May 23, 2011


If I said I had no preconceived notions, I’d be lying

I can’t say that I was excited to go to Springfield, MO. Other than for the fact that I’d be seeing my friends Jim & Stephanie, I was probably about as jazzed to see the city as I had been to see Buffalo, NY— which is your first clue that I was pleasantly surprised. Again.

But first, a little bit more about my hosts. It was my second time seeing them on this trip, the first time being back in October, when Rennie and I stayed in New York City for nine days, the majority of those spent with Jim & Stephanie in the Park Slope brownstone they had been renting for about a year and a half. But here’s the kind of interesting thing about these two: I have never lived in the same town as them and in fact, our entire friendship is based on my visits to wherever in the world they are living. The first time I stayed with them was in 2005, when we were all expats in Europe. I was in Barcelona, Spain, and it was going to be my first Christmas abroad without my family; meanwhile, Jim & Stephanie were in Paris but before that, they had lived just down the street from my parents in Athens, Ga., and so my dad suggested I look them up, as I was considering a little trip to France to see another friend over the holidays. Jim offered a place to stay, so I accepted. Flight details and addresses were exchanged, and then it was time to go and I printed out some maps and planned my train route into the city, figuring they’d be expecting me to arrive around noon, based on my touchdown time— except they were ready for their usual out-of-town guests, who needed escorting from airport to welcome mat, and so they had not given me a floor, nor a door, to ring on the call box outside their apartment building, because they thought they’d be picking me up. I realized this when I rolled my suitcase up to the downtown building, just blocks from the Eiffel Tower, and thus began my usual travel charades in which I somehow never fail to embroil myself. This time, it went something like this: my Spanish cell phone was unusable in France; there was no pay phone in sight and the streets were apocalyptically empty; the occasional resident who did leave Jim & Stephanie’s building spoke not a word of English and the call box button that was supposed to summon the on-site caretaker instead roused a gaggle of tangle-haired kids who just stared at me through the glass. Finally, a sweet, little old lady who spoke English and who knew of this American couple of which I spoke led me inside, upstairs and around the corner to Jim & Stephanie’s flat. Imagine their surprise then when they opened their door and found scraggly me standing there. They’ve never gotten rid of me since.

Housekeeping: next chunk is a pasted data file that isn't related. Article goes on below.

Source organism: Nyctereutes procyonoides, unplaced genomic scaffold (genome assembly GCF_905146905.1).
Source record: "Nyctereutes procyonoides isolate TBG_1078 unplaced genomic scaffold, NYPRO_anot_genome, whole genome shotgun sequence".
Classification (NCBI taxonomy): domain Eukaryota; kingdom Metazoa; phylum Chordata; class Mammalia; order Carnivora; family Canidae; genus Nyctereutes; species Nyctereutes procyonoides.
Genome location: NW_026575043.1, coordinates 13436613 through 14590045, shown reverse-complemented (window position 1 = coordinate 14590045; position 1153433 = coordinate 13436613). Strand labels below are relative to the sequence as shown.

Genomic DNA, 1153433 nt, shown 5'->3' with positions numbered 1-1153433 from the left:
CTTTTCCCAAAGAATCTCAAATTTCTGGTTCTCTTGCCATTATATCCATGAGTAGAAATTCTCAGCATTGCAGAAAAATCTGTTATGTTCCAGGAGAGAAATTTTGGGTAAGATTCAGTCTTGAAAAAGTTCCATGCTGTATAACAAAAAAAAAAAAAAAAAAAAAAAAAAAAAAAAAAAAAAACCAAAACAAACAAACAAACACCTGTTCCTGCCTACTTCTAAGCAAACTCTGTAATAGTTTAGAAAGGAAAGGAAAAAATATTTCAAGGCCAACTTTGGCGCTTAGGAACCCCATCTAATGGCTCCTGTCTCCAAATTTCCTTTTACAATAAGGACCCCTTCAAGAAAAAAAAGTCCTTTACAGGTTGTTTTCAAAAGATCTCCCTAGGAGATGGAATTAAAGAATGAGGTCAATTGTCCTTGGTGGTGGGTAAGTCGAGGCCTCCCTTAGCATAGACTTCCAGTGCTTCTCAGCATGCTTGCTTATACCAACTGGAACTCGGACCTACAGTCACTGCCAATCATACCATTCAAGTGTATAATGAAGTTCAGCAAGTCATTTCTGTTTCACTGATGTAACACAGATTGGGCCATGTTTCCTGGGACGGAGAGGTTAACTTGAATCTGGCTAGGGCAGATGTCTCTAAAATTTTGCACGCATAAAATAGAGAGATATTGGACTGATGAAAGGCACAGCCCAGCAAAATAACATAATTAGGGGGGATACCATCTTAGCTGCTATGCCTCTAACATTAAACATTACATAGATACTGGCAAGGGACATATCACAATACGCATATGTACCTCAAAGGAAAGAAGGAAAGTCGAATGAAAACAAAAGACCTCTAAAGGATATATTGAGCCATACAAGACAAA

The next time I saw them was in Zurich, Switzerland. Stephanie had taken a job there and I was leaving Europe for Latin America, so on my way out of town, I made a small detour to their house and stayed for a few days. Then Stephanie took a job in New York City and I got to see them twice in the Big Apple. But notice at this point that the cities I have named so far are all pretty high-profile in the world. You can probably guess then that no one in their circle of family and friends could really believe it when they announced that Stephanie had taken a job in Midwestlandia, USA, population 160K.